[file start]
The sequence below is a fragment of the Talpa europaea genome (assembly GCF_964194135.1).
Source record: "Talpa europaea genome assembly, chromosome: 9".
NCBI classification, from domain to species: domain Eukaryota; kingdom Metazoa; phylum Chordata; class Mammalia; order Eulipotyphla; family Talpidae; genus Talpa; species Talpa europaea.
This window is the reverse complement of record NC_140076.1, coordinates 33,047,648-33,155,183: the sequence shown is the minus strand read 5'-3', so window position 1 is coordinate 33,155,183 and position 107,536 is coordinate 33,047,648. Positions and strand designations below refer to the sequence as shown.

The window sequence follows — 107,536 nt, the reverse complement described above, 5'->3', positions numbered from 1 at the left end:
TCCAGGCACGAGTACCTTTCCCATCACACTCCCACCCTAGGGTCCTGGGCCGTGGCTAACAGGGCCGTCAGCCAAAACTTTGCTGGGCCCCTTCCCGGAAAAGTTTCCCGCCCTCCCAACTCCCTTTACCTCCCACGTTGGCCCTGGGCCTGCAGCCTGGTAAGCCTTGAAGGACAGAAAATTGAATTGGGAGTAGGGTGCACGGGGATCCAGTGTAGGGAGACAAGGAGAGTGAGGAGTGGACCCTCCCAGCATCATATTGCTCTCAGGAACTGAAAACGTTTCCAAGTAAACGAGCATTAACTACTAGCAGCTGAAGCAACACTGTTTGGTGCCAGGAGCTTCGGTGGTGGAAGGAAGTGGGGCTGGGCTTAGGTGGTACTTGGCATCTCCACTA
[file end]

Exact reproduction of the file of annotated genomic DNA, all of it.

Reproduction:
The sequence below is a fragment of the Talpa europaea genome (assembly GCF_964194135.1).
Source record: "Talpa europaea genome assembly, chromosome: 9".
NCBI classification, from domain to species: domain Eukaryota; kingdom Metazoa; phylum Chordata; class Mammalia; order Eulipotyphla; family Talpidae; genus Talpa; species Talpa europaea.
This window is the reverse complement of record NC_140076.1, coordinates 33,047,648-33,155,183: the sequence shown is the minus strand read 5'-3', so window position 1 is coordinate 33,155,183 and position 107,536 is coordinate 33,047,648. Positions and strand designations below refer to the sequence as shown.

The window sequence follows — 107,536 nt, the reverse complement described above, 5'->3', positions numbered from 1 at the left end:
TCCAGGCACGAGTACCTTTCCCATCACACTCCCACCCTAGGGTCCTGGGCCGTGGCTAACAGGGCCGTCAGCCAAAACTTTGCTGGGCCCCTTCCCGGAAAAGTTTCCCGCCCTCCCAACTCCCTTTACCTCCCACGTTGGCCCTGGGCCTGCAGCCTGGTAAGCCTTGAAGGACAGAAAATTGAATTGGGAGTAGGGTGCACGGGGATCCAGTGTAGGGAGACAAGGAGAGTGAGGAGTGGACCCTCCCAGCATCATATTGCTCTCAGGAACTGAAAACGTTTCCAAGTAAACGAGCATTAACTACTAGCAGCTGAAGCAACACTGTTTGGTGCCAGGAGCTTCGGTGGTGGAAGGAAGTGGGGCTGGGCTTAGGTGGTACTTGGCATCTCCACTA